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or maybe it's just me and this is how everyone does it, thoughts?
It's a method that is well used. I've never tried it (apart from once at a paid hide a few years ago) and I doubt I ever will . I don't see anything essentially wrong with it, as small fish tend to congregate in small pools anyway. I think though, it all depends on the personal view of what threshhold is crossed by trapping live bait. It's not for me as my views on live bait have changed. I think it sits better to find a natrually occuring small pool, perch it and go from there, not as difficult as it sounds, shallow pools often have small fish and fry swimming in them.

That said, this guy has put the work in, found the kingfisher (they don't just come along) made his set up, figured out the light, put the time in hiding himself and created a spot that a kingfisher might find attractive, so fair play. (y)
 
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I've no problem with baiting per se, I do it myself with live mealworms, Mike's video using them to photograph Stonechats for example is superb, my main concern here is the fact a Kingfisher is a schedule 1 bird, I'd have thought this kind of set-up especially in the wild would be frowned upon.
 
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Darren cheers for sharing I'm not aware of Mike a good watch. Buddy I have no experience of kindfisher hides,or baiting I think pools and food are used alot though. The trouble is mate we have very little in the way of hard core scientific studies to show any possible adverse effects to the birds. For me there probably aren't any negatives and I'd imagine if a spot is fed regularly when the birds are struggling say youngsters learning the ropes(kingy mortality is high I believe in their first year.). The feeding station might just get them through in greater numbers, so it could be viewed as positive. We brit togs seem to worry more about the use of food in wildlife image making more than other folks round the world. I'm one of those worriers Darren. How I impinge on my subjects is a big deal to me But as of yet I can find little of substance illustrating negatives to feeding what is essentially a predatory bird,I'd lump feeding BOP in a simialr category to this

Mate what are your concerns? .


I wouldn't do it but I wouldn't bait any animal to get a picture - I'm not criticising people who do it, it's just not something I believe is ethical - if you are happy to do that then his video is excellent, simple instruction and as you say no bumf.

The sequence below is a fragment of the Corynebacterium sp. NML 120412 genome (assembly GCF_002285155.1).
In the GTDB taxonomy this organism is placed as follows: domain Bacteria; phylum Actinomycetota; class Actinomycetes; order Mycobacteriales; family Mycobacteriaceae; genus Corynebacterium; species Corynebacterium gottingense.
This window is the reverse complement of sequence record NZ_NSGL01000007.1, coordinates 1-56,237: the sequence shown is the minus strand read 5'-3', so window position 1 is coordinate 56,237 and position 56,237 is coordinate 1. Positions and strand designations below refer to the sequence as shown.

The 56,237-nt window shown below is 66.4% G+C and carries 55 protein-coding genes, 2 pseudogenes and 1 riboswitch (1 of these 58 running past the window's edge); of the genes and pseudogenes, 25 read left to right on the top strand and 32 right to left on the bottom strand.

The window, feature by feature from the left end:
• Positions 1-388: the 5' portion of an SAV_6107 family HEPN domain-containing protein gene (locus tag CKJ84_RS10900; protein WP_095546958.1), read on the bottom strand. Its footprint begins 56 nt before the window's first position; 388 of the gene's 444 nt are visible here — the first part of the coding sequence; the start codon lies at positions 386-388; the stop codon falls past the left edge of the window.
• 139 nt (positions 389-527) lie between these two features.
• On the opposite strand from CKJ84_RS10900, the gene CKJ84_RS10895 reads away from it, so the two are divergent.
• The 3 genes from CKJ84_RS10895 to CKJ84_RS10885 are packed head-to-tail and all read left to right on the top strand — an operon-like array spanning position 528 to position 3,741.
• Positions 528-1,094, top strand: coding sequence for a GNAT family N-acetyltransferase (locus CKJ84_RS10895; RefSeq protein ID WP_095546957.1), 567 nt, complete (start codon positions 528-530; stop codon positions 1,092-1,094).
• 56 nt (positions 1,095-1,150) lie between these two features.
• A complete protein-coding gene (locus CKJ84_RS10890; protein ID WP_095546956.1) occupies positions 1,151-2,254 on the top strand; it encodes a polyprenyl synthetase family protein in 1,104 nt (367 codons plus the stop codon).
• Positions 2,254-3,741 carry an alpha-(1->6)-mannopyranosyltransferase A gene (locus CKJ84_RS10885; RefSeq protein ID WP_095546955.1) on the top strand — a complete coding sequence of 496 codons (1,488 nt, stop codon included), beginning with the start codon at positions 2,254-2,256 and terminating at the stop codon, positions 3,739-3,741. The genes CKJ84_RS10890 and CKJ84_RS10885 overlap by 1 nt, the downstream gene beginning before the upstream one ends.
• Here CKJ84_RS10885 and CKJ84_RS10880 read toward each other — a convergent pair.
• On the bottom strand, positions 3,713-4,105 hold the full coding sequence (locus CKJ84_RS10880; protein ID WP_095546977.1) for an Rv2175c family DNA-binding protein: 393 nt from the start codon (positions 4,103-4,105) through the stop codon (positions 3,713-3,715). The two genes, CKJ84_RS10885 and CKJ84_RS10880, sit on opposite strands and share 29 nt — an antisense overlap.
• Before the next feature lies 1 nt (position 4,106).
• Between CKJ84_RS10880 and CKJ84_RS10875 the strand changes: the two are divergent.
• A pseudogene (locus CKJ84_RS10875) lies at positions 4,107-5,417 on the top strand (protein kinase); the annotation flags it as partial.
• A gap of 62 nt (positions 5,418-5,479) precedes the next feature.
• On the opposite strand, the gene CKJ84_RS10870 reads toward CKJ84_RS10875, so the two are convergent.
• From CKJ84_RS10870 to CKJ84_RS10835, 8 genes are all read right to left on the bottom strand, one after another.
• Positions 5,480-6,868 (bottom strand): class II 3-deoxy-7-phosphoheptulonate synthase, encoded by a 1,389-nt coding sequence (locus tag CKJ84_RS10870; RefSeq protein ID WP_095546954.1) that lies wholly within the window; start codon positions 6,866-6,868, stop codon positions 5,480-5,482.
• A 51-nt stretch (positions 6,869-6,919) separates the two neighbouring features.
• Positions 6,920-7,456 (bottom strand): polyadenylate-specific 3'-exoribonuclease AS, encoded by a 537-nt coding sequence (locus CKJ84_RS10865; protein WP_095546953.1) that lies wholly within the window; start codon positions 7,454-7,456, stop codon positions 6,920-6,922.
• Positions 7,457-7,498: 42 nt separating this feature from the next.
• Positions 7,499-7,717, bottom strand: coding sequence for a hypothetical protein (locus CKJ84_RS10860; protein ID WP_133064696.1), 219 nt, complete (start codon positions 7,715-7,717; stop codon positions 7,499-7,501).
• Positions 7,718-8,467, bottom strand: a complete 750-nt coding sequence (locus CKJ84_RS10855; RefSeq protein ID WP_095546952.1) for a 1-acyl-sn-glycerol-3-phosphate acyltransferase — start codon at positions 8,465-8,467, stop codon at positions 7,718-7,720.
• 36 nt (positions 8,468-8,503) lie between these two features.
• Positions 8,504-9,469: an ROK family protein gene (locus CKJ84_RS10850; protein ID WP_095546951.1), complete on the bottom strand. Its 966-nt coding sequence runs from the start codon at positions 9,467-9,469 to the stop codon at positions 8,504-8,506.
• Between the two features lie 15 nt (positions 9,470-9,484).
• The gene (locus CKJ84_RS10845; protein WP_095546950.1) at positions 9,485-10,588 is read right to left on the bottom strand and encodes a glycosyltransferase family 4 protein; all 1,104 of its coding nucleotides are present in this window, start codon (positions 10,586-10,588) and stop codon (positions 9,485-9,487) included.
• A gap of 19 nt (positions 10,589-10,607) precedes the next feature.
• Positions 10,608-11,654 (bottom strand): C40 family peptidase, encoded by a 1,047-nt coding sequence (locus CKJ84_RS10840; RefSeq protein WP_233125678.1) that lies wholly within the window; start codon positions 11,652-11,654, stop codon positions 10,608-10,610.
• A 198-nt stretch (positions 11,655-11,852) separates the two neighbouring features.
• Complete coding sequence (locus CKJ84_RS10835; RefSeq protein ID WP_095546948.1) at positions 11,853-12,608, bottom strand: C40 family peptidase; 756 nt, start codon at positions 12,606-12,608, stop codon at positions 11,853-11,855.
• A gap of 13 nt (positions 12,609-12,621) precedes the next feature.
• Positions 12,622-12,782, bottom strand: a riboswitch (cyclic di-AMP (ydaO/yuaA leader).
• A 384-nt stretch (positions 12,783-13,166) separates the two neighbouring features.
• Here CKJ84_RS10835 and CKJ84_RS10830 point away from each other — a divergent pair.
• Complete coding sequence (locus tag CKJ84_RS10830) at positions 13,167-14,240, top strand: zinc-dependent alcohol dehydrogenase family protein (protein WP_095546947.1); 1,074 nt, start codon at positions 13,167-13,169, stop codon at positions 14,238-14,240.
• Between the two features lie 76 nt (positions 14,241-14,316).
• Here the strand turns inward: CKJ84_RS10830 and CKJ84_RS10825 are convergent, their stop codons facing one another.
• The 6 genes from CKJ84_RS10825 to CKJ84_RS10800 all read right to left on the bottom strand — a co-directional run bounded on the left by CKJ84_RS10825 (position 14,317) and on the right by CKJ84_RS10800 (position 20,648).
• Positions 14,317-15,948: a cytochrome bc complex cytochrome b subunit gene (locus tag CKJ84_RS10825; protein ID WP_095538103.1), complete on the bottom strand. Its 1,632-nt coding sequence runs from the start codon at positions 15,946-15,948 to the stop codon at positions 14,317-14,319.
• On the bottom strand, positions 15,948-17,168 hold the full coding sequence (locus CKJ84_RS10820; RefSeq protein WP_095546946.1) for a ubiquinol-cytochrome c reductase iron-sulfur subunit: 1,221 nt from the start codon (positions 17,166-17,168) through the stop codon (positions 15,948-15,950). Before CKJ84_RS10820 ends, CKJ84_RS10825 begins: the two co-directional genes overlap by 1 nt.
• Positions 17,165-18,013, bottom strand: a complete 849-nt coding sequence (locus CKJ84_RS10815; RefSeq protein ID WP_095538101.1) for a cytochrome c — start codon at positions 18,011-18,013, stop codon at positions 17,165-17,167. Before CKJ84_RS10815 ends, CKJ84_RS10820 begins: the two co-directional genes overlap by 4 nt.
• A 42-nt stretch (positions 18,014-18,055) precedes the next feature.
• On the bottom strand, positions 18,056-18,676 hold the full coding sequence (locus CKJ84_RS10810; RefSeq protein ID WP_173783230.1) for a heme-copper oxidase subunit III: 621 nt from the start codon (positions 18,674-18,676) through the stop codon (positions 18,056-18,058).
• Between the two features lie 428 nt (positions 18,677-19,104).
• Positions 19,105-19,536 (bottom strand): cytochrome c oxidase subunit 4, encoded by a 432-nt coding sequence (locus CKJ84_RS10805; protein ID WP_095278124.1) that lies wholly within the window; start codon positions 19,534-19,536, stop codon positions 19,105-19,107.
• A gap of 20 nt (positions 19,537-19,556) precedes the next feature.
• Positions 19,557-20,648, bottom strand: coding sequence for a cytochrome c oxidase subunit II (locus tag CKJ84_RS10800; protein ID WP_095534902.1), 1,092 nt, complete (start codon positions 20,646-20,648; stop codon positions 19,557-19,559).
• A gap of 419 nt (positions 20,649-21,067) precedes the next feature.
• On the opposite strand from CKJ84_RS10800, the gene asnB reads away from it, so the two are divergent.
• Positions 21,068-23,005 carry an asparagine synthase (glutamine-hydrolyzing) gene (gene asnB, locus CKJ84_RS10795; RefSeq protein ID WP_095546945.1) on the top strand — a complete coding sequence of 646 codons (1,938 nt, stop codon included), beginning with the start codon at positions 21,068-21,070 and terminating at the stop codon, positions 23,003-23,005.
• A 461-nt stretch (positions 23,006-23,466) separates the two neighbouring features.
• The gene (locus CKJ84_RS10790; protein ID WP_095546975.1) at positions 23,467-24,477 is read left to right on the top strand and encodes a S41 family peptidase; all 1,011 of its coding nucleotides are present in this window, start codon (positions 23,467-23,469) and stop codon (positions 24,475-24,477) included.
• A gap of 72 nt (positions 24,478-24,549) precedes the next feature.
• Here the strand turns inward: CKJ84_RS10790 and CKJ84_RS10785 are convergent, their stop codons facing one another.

David what bothers you ethically about feeding /baiting?

Mate I'm trying this at the mo with a weasel in garden also musing some kestrels. Beyond my voles and all my garden birds I also feed oh and some badgers . I've never been able to really find a difference between putting out a peanut feeder for me garden birds and the above type of baited set up. I've tried to read up educate myself.,but always draw a blank. I consider my ethics togging wise to be high . I'm an honest guy in life my wildlife images have to reflect that , I just can't find as yet an ethical ground not to do something like the above. . I guess the bait actually being live is the bone of contention in this case but there could well be a benefit to the actual subject being photographed. Davey I know a farmer who feeds some barn owls daily a couple of chix no more nothing to do with image making . This last winter was so tough on barnies all that rain but his will come though and possibly be in a better place come the breeding season ,than if they hadn't been helped. I really struggle with this ethic thang Dave hence my Q to you I ponder it a hell of a lot. even down to my influence on a baby hare ,no bait what so ever in use there but still deep thought as to my actions and there possible implications to my subject

It 's a real emotive subject feeding needs great care and thought what always gets quoted is how the food might alter the hunting habits of the subject ,which is the bit I can find little science to substantiate I just can't see us undoing eons of evolution with some food ??

Dale I think I'd come out with you on the kiingfishers, do the homework set up a perch and not have the llve catch bait.

In many ways the ingenuity of wildlife image makers amazes me. Tanks with fish in for kingfiishers had my eye's wide open when I first became aware. I find the ethics side of what we do fascinating :)

take care all

stu .
 
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my main concern here is the fact a Kingfisher is a schedule 1 bird, I'd have thought this kind of set-up especially in the wild would be frowned upon.
...... and rightly so, although Sched 1 is aimed at keeping people away from (or also too near the nest), photography well away from it is fine. (y)